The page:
The Subaru XV once occupied the gap between the Forester and the Impreza, but does it still? The key, finds Charlie Flindt, is in the suspension


The Subaru XV has always suffered from an identity crisis, says Charlie Flindt, who finds the latest model nicely old fashioned and even prompting a grin on Hampshire clay.

For more from Subaru, read our review of the Subaru Forester 2.0D XC.


Subaru’s XV has always seemed to suffer from an identity crisis. Is it an SUV? A ‘crossover’? For most of its life it has been a five-door hatchback with raised suspension and four-wheel drive, occupying the clear blue water between the bigger Subaru’s (Forester and Legacy/Levorg) and the blue and gold delinquents of the Impreza range.

That clear blue water has drained somewhat now that Subaru has told the Impreza to grow up and stop being a spoiler-clad hooligan. It’s now a sensible, five-door hatchback with four-wheel drive. But where does that leave the XV?

Subaru XV

The trademark four-wheel drive makes it an excellent off-roader.

The key element is the raised suspension, which does two things: first, it makes the XV one of the easiest cars to hop in and out of; second, combined with the trademark four-wheel drive it is a brilliant off-roader – but we’ll come to that later.

Once you’ve hopped in, it’s all nicely old fashioned. There’s a perfect driving position, really comfortable seats and unfashionably slim pillars. The view out is, as a result, first rate, helped by the raised suspension. The dashboard is simple, the centre console a bit monolithic. I like a temperature gauge in an off-roader but there isn’t one here.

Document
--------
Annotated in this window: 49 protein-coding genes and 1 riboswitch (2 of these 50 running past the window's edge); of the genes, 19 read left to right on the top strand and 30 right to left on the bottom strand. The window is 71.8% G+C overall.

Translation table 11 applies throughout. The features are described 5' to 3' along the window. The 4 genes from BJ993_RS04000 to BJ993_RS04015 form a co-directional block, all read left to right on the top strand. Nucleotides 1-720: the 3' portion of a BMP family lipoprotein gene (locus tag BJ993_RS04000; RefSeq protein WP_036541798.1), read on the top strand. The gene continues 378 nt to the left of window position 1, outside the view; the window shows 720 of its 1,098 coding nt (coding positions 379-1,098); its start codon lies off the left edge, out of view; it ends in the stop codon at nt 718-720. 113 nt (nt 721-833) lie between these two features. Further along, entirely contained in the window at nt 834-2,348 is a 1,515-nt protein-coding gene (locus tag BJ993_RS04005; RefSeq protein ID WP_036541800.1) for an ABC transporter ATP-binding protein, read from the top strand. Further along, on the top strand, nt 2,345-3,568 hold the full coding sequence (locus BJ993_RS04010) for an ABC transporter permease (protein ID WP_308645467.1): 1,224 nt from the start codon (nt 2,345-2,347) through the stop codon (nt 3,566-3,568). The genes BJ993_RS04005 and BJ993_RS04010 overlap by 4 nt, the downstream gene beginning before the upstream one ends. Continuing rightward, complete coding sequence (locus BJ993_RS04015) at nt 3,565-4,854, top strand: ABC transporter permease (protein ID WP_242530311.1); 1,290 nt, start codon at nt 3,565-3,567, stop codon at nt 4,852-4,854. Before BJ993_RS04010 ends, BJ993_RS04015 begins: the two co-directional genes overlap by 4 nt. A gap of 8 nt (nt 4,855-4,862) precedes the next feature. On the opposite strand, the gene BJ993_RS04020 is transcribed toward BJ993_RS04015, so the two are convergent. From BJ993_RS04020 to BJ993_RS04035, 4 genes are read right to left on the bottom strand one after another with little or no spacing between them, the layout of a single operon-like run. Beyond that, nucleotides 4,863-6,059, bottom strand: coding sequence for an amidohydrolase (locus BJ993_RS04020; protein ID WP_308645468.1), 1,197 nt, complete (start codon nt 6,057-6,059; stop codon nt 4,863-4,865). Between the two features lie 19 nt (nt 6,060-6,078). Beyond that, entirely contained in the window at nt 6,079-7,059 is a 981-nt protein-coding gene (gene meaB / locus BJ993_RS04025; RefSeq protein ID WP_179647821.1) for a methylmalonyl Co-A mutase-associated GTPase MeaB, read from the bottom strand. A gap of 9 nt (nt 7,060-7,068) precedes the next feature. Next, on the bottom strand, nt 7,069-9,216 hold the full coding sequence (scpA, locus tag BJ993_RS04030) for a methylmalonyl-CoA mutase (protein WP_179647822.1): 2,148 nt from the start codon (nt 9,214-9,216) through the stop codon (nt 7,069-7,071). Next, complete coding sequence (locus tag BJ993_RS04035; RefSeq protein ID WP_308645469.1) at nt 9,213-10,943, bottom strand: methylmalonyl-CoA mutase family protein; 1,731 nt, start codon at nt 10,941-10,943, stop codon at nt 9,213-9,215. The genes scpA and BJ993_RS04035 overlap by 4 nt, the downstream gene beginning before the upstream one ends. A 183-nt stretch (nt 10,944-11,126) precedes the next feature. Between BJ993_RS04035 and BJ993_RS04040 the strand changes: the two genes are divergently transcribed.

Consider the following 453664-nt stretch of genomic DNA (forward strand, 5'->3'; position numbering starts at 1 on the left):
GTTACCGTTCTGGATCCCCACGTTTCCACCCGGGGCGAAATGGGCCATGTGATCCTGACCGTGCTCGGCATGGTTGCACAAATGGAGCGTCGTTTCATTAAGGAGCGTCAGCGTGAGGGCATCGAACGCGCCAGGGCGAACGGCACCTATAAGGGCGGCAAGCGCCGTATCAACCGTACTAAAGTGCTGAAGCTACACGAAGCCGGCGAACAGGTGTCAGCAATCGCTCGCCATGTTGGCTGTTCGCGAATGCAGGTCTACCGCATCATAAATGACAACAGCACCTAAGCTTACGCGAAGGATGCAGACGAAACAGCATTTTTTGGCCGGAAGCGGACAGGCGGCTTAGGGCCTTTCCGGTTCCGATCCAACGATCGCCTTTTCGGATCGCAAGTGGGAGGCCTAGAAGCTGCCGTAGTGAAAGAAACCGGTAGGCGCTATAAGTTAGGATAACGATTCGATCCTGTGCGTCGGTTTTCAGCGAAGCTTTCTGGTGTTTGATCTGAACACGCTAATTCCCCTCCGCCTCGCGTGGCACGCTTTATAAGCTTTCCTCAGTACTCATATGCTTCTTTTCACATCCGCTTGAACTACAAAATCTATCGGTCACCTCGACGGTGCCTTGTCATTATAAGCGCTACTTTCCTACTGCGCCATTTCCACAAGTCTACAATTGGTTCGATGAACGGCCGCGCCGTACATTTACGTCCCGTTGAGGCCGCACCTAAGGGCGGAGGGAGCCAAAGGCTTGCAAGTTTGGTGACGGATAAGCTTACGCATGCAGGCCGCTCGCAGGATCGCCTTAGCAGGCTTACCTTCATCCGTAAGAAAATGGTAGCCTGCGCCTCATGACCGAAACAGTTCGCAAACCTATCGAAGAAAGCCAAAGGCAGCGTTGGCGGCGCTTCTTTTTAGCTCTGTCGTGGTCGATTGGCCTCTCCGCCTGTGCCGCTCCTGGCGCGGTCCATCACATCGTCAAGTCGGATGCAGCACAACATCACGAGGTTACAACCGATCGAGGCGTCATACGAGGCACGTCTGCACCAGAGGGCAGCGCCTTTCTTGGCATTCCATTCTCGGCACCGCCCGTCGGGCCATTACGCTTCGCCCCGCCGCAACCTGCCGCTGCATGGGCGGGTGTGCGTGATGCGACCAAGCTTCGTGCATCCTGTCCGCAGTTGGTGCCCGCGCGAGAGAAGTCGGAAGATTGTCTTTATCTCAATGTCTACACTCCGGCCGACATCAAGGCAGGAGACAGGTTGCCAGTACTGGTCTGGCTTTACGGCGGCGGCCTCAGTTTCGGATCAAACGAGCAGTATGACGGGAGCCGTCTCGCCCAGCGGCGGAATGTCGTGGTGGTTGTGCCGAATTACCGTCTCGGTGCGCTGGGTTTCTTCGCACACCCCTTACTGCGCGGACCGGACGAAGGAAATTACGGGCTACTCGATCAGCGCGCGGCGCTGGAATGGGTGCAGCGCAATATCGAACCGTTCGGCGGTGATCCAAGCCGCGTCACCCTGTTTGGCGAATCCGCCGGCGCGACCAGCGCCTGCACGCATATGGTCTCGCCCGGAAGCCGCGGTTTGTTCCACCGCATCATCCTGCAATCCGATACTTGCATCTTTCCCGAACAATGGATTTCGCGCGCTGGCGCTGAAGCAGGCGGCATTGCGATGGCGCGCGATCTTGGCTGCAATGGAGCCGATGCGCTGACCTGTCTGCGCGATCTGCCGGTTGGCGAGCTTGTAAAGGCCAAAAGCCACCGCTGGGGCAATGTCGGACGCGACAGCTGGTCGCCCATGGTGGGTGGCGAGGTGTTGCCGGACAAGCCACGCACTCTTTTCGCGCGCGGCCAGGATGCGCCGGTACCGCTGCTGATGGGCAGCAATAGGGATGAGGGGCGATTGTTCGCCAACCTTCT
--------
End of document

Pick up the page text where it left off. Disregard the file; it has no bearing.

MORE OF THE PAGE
Subaru ditched diesel boxer engines some time ago and has thrown itself enthusiastically into the ‘hybrid’ sector; my test XV featured this new ‘dual power’ technology. It works relatively well, although it’s still unnerving to see a rev counter for the flat-four occasionally drop to ‘zero’. And it makes strange noises as it processes information and decides how it’s going to get going again.

Subaru XV

The dashboard is simple although the centre console is a bit monolithic.

There’s more of an issue with the ‘stepped CVT’ gearbox, which Subaru (alone) seems so fond of. It’s indecisive and often gives the impression of a slipping clutch. However, it does at least let the engine rev freely – a rarity these days. That means you can press on in the XV, and very rewarding it is, too. It’s stable and nippy – it may be high but there’s not a lot to it – and 50mph is great fun. There is a slight issue of fuel economy under these conditions, however, which makes a mockery of any ‘green’ credentials. The trip computer suggested mpg in the low thirties. If it could have coughed disapprovingly, it would have.

But press the ‘X-mode’ button and the XV engages all sorts of hi-tech wizardry, multiple TLAs kicking in to monitor and adjust engine settings and wheelspin. As much as I’m a drive-train dinosaur, I have to admit that it works fantastically. I was out in October-soaked fields and couldn’t resist a bit of hooning in the Hampshire clay, grinning and cackling as I palmed the wheel from one lock to the other. For five fantastic minutes I was Petter Solberg, the paint scheme was blue and gold, and mid Hants was transported deep into the Finnish forests. Luckily, no one saw me; it would have done little to enhance Subaru’s new  ‘grown-up’ image.

SUBARU XV 20.i SE Premium e-Boxer Lineartronic

♦ Engine: 1,995cc 4-cyl ‘boxer’/Lithium ion battery
♦ Power: 150PS
♦ Max speed: 120mph
♦ Performance, 0 to 62: 10.7 seconds
♦ Combined fuel economy: 35.7mpg
♦ Insurance group: 16
♦ Price: £33,655